WordReference Random House Learner's Dictionary of American English © 2015
clock1 /klɑk/USA pronunciation
n. [countable]WordReference Random House Unabridged Dictionary of American English © 2015
[~ + object] to time, test, or determine by means of a clock or watch:The racehorse was clocked at two minutes thirty seconds.
clock in (or out), [no object] to begin (or end) the day's work, esp. by punching a time clock:What time did you clock in today?
- Timea relatively large instrument for telling time.
- time clock.
- a meter for measuring and recording speed, etc.:The skier is racing against the clock.
- Biologybiological clock.
around the clock, [uncountable]
- for the entire 24-hour day without pause:The factory shifts worked around the clock.
- without stopping for rest; tirelessly:working at this project around the clock.
to time, test, or determine by means of a clock or watch:The racehorse was clocked at two minutes thirty seconds.
Slang Terms[Slang.]to strike sharply or heavily:Somebody clocked him on the face.
clock in, to begin work, esp. by punching a time clock:She clocked in at 9 on the dot.
clock out, to end work, esp. by punching a time clock:He clocked out early yesterday.
- Timean instrument for measuring and recording time, esp. by mechanical means, usually with hands or changing numbers to indicate the hour and minute: not designed to be worn or carried about.
- See time clock.
- a meter or other device, as a speedometer or taximeter, for measuring and recording speed, distance covered, or other quantitative functioning.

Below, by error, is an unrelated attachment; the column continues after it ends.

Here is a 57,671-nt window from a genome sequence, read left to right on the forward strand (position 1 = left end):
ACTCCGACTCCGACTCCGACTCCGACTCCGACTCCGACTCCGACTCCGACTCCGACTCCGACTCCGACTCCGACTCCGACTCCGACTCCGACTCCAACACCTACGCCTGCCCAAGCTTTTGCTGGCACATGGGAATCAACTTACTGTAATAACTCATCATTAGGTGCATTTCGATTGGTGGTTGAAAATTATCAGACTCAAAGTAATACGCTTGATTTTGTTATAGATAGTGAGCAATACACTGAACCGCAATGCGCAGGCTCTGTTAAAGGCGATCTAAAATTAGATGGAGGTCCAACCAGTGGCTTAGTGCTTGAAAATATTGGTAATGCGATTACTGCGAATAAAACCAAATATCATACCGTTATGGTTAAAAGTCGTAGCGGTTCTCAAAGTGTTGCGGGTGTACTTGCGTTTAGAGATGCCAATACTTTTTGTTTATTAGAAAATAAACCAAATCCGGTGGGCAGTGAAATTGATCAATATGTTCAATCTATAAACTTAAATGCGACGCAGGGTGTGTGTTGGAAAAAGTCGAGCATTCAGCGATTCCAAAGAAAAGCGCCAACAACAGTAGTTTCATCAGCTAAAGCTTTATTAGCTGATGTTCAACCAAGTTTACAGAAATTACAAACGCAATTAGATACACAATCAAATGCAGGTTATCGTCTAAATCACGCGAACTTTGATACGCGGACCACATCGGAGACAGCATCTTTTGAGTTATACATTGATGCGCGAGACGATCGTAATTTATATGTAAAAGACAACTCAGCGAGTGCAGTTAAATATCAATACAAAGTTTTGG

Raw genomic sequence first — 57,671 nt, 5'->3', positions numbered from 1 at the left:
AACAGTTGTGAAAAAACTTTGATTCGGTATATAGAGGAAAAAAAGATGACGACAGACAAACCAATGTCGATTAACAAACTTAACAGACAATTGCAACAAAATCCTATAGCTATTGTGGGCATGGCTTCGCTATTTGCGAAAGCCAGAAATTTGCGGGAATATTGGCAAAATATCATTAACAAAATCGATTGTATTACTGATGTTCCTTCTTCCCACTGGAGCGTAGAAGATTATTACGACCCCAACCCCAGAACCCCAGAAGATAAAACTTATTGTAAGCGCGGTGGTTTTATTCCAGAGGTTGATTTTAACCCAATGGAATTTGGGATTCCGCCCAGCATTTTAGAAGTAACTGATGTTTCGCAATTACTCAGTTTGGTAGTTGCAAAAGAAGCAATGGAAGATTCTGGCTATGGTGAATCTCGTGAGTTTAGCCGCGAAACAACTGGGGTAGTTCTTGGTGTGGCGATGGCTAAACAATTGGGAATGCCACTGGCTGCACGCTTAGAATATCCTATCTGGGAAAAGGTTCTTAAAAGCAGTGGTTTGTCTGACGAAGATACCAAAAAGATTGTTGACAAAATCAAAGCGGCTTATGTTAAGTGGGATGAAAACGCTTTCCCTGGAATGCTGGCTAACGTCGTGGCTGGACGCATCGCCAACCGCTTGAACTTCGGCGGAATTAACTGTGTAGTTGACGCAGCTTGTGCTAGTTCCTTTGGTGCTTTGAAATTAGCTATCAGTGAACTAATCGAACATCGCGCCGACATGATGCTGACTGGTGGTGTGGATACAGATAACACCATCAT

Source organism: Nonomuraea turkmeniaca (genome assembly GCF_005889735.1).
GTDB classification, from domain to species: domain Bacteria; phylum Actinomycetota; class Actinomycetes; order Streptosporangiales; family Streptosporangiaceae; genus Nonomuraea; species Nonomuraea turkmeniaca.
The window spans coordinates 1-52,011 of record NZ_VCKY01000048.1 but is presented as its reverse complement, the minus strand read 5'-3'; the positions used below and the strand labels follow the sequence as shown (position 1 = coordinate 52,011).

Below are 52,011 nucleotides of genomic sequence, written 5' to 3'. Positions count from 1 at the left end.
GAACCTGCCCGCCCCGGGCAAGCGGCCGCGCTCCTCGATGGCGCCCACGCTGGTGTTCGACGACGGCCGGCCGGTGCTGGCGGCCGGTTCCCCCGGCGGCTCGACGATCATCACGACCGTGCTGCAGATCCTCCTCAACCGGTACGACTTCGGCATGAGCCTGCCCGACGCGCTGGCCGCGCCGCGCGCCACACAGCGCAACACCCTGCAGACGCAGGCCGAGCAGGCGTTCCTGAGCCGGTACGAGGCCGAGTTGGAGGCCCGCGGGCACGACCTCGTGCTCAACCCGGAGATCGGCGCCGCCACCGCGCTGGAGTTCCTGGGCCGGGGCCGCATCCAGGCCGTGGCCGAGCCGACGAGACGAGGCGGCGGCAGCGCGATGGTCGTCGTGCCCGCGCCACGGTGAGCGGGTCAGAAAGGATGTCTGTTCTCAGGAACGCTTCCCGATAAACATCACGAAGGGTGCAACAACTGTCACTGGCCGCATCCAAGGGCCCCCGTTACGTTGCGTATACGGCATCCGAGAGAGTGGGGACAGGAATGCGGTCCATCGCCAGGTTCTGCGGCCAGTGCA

- BiologySee biological clock.
- (cap.)[Astron.]the constellation Horologium.
- Computing[Computers.]the circuit in a digital computer that provides a common reference train of electronic pulses for all other circuits.
around the clock:
- during all 24 hours;
- without stopping for rest;
tirelessly:working around the clock to stem the epidemic.
- Idiomsclean (someone's) clock, to defeat; vanquish.
- Sportkill the clock, [Sports.]to use up as much game time as possible when one is winning, as to protect a lead in basketball, ice hockey, or football. Also,run out the clock.
- Idiomsstop the clock, to postpone an official or legal deadline by ceasing to count the hours that elapse, as when a new union contract must be agreed upon before an old contract runs out.
- Middle Dutch clocke bell, clock; akin to Old English clucge, Old High German glocka (German Glocke), Old Irish clocc bell; compare cloak
- Middle English clok(ke) 1350–1400
to embroider with such an ornament.
- a short embroidered or woven ornament on each side or on the outer side of a sock or stocking, extending from the ankle upward.
- origin, originally uncertain 1520–30
Collins Concise English Dictionary © HarperCollins Publishers::
clock /klɒk/ n
- a timepiece, usually free-standing, hanging, or built into a tower, having mechanically or electrically driven pointers that move constantly over a dial showing the numbers of the hours
- any clocklike device for recording or measuring, such as a taximeter or pressure gauge
- the downy head of a dandelion that has gone to seed
- short for time clock
- around the clock, round the clock ⇒ all day and all night
- the clock ⇒
an informal word for speedometer, mileometer
a slang word for face
Etymology: 14th Century: from Middle Dutch clocke clock, from Medieval Latin clocca bell, ultimately of Celtic origin
- (transitive) Brit Austral NZ slang to strike, esp on the face or head
- (transitive) to record time as with a stopwatch, esp in the calculation of speed
clock /klɒk/ n
Etymology: 16th Century: from Middle Dutch clocke, from Medieval Latin clocca bell
- an ornamental design either woven in or embroidered on the side of a stocking
'clock' also found in these entries: